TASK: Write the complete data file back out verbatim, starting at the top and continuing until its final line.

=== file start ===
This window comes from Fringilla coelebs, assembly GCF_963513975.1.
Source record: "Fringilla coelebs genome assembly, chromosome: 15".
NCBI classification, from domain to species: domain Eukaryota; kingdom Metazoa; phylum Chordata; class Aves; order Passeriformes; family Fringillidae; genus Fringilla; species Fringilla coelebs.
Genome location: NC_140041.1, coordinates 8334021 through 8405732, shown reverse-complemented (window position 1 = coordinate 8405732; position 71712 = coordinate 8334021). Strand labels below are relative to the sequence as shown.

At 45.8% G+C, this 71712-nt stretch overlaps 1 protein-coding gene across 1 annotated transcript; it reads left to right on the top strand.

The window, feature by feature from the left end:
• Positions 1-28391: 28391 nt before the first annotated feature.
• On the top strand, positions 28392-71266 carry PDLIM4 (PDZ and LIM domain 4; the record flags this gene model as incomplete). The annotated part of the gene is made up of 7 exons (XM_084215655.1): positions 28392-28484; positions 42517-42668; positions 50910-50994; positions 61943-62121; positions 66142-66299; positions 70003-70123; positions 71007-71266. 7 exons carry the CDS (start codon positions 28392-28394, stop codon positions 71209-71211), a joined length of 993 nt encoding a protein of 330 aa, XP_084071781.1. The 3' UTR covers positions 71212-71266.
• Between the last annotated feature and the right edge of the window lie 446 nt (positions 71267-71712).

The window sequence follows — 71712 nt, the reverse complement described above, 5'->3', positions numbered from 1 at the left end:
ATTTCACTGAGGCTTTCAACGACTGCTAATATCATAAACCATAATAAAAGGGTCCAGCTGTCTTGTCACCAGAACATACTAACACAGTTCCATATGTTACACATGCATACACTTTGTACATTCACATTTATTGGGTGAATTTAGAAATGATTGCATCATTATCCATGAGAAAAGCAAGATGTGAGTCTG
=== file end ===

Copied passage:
This window comes from Fringilla coelebs, assembly GCF_963513975.1.
Source record: "Fringilla coelebs genome assembly, chromosome: 15".
NCBI classification, from domain to species: domain Eukaryota; kingdom Metazoa; phylum Chordata; class Aves; order Passeriformes; family Fringillidae; genus Fringilla; species Fringilla coelebs.
Genome location: NC_140041.1, coordinates 8334021 through 8405732, shown reverse-complemented (window position 1 = coordinate 8405732; position 71712 = coordinate 8334021). Strand labels below are relative to the sequence as shown.

At 45.8% G+C, this 71712-nt stretch overlaps 1 protein-coding gene across 1 annotated transcript; it reads left to right on the top strand.

The window, feature by feature from the left end:
• Positions 1-28391: 28391 nt before the first annotated feature.
• On the top strand, positions 28392-71266 carry PDLIM4 (PDZ and LIM domain 4; the record flags this gene model as incomplete). The annotated part of the gene is made up of 7 exons (XM_084215655.1): positions 28392-28484; positions 42517-42668; positions 50910-50994; positions 61943-62121; positions 66142-66299; positions 70003-70123; positions 71007-71266. 7 exons carry the CDS (start codon positions 28392-28394, stop codon positions 71209-71211), a joined length of 993 nt encoding a protein of 330 aa, XP_084071781.1. The 3' UTR covers positions 71212-71266.
• Between the last annotated feature and the right edge of the window lie 446 nt (positions 71267-71712).

The window sequence follows — 71712 nt, the reverse complement described above, 5'->3', positions numbered from 1 at the left end:
ATTTCACTGAGGCTTTCAACGACTGCTAATATCATAAACCATAATAAAAGGGTCCAGCTGTCTTGTCACCAGAACATACTAACACAGTTCCATATGTTACACATGCATACACTTTGTACATTCACATTTATTGGGTGAATTTAGAAATGATTGCATCATTATCCATGAGAAAAGCAAGATGTGAGTCTG